VA Allows Doctors to Discuss Medical Marijuana with Patients
By Debbie Gregory.
Advocates of medicinal marijuana use for veterans believe in its effectiveness in treating chronic pain. Now the Department of Veterans Affairs (VA) has authorizes its physicians and care teams to speak openly with veteran patients about their marijuana use.
Currently, VA doctors cannot prescribe medical cannabis, but thanks to VHA Directive 1315, in states where medical marijuana is legal, VA providers can discuss marijuana use with veterans as part of comprehensive care planning, and adjust treatment plans as necessary.
Veterans enrolled in a state-approved medical cannabis program can discuss their marijuana use so that their doctor can make adjustments to the treatment plan.
The new policy is likened to the VA removing its proverbial head from the sand.
“It not only encourages, but really mandates that their physicians and primary care teams have healthy and in-depth knowledge-based conversations with veterans about cannabis use for whatever ailment their suffering from,” said Lou Celli, the director of national veterans affairs and rehabilitation division at American Legion.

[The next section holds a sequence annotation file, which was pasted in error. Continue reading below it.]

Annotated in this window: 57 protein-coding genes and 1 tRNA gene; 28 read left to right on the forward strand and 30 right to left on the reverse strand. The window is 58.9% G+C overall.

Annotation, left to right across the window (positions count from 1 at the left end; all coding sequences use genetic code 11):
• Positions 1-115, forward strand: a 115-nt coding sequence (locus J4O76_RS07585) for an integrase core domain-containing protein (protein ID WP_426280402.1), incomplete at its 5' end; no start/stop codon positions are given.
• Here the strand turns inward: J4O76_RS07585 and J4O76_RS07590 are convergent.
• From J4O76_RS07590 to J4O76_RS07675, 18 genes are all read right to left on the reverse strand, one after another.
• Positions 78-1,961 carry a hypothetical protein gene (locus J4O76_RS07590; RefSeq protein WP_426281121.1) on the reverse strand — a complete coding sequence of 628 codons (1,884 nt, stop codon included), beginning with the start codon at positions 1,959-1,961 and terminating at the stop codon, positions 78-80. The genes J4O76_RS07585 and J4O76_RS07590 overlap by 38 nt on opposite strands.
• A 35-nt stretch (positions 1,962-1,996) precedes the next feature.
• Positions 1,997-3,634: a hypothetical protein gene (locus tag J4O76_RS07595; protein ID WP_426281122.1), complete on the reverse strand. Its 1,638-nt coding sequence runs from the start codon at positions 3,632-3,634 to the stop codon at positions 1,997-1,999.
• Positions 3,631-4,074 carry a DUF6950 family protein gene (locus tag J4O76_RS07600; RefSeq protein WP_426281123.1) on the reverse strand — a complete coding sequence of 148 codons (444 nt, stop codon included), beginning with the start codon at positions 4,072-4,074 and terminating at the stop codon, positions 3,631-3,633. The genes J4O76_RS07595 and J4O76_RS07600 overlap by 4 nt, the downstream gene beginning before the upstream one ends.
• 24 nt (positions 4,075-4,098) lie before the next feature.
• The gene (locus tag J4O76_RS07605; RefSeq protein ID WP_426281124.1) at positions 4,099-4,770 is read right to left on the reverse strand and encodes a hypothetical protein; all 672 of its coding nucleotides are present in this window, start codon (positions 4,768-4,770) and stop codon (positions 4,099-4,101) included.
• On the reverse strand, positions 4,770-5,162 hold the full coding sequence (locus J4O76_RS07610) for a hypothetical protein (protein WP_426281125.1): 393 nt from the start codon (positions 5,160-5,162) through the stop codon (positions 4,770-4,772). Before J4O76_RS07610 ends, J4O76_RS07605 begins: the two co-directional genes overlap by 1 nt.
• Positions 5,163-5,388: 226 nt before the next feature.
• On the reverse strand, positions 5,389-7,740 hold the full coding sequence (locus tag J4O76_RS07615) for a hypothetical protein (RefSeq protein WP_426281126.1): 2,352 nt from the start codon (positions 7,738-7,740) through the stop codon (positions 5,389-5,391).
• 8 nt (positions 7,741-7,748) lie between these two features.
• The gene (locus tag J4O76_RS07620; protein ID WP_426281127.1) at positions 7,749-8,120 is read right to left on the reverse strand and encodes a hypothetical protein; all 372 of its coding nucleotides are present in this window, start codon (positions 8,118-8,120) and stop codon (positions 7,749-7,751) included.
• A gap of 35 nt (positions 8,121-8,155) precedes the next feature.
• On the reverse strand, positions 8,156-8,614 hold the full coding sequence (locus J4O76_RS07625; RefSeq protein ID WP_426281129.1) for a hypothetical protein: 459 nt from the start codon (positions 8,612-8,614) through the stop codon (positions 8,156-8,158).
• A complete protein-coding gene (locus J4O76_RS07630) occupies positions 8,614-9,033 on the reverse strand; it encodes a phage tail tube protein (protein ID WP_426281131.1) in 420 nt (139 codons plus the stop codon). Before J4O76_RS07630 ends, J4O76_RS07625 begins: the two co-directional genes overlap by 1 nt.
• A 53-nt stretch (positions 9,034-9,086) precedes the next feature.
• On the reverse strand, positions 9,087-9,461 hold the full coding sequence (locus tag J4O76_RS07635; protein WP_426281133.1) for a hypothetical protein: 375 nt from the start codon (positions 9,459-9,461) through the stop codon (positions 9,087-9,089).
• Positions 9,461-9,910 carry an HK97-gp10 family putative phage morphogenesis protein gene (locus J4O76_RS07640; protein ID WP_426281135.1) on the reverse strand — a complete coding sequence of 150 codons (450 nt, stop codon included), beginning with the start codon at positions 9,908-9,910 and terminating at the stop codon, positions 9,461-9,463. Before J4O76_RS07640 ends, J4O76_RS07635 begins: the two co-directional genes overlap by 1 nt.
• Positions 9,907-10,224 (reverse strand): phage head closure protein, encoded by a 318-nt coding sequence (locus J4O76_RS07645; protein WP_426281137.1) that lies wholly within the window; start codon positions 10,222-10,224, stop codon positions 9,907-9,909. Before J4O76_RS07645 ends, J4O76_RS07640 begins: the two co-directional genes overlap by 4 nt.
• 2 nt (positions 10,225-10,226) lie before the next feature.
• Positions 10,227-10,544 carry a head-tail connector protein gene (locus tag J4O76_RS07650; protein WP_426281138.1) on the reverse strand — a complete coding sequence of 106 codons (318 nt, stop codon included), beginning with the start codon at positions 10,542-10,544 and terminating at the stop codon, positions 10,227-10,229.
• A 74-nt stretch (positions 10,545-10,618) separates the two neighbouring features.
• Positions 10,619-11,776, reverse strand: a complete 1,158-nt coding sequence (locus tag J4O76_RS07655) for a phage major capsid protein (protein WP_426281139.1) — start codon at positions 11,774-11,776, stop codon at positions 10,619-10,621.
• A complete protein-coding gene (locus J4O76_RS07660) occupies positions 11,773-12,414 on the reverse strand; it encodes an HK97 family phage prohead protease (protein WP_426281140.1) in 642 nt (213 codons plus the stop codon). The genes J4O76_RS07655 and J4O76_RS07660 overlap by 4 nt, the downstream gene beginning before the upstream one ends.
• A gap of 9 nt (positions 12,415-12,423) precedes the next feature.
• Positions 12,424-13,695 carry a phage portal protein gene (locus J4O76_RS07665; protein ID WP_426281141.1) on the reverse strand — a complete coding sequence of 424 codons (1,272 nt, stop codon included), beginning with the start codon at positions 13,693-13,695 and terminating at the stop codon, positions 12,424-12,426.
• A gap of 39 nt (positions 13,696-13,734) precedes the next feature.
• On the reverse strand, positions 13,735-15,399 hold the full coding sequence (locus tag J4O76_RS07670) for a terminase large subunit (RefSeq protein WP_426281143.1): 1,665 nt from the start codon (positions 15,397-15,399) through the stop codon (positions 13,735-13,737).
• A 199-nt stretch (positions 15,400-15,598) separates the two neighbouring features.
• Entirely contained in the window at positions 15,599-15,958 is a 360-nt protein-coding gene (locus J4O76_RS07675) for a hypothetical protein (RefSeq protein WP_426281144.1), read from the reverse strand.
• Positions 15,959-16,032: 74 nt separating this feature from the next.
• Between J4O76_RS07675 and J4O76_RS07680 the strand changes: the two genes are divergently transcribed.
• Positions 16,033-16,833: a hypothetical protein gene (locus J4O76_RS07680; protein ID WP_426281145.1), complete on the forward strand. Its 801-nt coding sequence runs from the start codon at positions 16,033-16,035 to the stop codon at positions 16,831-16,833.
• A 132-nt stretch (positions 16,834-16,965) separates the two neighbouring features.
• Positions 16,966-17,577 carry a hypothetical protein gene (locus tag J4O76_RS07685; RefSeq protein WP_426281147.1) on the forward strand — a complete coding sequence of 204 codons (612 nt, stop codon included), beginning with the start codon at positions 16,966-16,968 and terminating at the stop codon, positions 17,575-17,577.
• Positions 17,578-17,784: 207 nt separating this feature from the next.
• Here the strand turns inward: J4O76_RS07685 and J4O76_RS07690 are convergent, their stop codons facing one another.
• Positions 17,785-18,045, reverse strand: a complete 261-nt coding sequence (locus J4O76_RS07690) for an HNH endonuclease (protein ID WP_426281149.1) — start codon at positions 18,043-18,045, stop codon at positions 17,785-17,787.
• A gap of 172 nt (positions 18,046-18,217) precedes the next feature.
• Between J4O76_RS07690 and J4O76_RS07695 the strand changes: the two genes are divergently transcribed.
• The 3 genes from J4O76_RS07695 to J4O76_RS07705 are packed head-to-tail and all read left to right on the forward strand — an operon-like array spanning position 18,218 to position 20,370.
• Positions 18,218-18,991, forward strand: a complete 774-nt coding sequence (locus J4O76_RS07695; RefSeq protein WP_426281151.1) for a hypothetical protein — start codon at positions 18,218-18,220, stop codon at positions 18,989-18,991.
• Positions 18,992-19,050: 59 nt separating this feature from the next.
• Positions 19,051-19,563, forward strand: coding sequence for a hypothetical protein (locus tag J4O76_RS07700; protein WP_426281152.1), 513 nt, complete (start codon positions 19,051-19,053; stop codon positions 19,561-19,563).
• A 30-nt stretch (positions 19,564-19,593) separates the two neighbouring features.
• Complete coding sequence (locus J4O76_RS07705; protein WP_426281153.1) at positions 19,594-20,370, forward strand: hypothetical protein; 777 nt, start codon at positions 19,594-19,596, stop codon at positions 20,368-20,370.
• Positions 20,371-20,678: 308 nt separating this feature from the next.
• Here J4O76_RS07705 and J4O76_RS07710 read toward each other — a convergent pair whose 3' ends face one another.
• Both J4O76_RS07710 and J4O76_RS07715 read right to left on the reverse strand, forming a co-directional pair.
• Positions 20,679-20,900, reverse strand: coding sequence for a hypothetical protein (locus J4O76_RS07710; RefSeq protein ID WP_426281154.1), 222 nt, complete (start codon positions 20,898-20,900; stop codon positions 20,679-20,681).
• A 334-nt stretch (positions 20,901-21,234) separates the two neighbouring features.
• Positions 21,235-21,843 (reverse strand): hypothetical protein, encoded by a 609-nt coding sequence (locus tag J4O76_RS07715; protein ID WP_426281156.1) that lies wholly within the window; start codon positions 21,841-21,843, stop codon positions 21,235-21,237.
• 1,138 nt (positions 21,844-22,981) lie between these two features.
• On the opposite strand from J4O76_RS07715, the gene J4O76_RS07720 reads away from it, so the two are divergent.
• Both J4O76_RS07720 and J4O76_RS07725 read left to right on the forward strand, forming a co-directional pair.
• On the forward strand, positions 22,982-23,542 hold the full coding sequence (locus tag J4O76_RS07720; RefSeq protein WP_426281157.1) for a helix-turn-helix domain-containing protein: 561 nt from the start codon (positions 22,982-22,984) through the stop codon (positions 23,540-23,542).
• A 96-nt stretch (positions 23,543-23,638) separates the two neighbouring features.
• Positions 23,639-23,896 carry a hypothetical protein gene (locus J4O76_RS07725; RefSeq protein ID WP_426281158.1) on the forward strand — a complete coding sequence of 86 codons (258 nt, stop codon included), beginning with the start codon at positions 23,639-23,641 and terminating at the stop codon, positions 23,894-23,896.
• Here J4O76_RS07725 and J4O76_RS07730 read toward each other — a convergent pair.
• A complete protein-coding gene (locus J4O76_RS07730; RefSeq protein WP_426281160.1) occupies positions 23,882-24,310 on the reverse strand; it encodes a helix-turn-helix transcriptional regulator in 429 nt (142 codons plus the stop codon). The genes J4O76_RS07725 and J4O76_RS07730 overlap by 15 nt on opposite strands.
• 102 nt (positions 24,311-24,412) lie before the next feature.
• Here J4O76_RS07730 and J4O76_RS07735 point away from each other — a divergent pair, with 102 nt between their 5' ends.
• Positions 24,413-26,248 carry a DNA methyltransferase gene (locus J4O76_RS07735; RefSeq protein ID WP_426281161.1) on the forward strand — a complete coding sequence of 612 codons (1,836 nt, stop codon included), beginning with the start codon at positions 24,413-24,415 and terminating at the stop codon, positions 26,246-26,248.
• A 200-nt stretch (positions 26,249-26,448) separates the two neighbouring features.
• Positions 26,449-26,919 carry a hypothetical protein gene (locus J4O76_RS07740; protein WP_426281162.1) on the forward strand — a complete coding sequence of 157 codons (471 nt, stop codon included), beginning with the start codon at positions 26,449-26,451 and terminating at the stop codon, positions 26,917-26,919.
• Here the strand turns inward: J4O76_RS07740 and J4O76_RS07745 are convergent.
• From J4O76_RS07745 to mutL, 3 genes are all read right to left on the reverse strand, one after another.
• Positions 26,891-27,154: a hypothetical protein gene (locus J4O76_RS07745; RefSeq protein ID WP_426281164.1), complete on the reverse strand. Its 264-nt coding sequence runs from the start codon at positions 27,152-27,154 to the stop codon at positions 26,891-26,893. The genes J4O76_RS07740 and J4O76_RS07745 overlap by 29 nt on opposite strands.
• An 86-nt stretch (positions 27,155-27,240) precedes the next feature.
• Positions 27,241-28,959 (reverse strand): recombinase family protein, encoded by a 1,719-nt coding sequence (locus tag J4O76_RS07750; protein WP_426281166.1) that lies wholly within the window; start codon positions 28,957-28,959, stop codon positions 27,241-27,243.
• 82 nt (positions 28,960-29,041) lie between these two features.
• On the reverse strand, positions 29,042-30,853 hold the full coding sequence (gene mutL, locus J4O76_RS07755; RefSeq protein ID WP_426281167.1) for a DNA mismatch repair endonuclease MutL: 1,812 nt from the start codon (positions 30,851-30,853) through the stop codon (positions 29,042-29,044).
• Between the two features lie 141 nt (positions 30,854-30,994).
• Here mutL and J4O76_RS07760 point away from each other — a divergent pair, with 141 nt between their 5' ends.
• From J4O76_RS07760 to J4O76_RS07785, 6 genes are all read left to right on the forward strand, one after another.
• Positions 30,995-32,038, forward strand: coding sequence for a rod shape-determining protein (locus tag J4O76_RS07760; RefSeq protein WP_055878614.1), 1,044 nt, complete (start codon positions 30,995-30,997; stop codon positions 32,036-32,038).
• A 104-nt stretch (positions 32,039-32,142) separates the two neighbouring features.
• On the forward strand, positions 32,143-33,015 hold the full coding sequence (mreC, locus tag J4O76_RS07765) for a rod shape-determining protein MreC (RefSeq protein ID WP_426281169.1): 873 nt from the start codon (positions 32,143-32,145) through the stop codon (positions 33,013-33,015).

Marijuana remains a Schedule 1 substance — “drugs with no currently accepted medical use and a high potential for abuse,” according to the Drug Enforcement Administration.
Veterans groups say the fastest and most effective way to help veterans get access to treatment is to simply reschedule the drug. That would automatically lift the most onerous barriers to research and allow VA health care providers to immediately prescribe marijuana in states where it is legal.
“We’ve got young men and women with PTSD and traumatic brain injuries coming to us and saying that cannabis works,” said Joe Plenzler, a spokesman for the American Legion.
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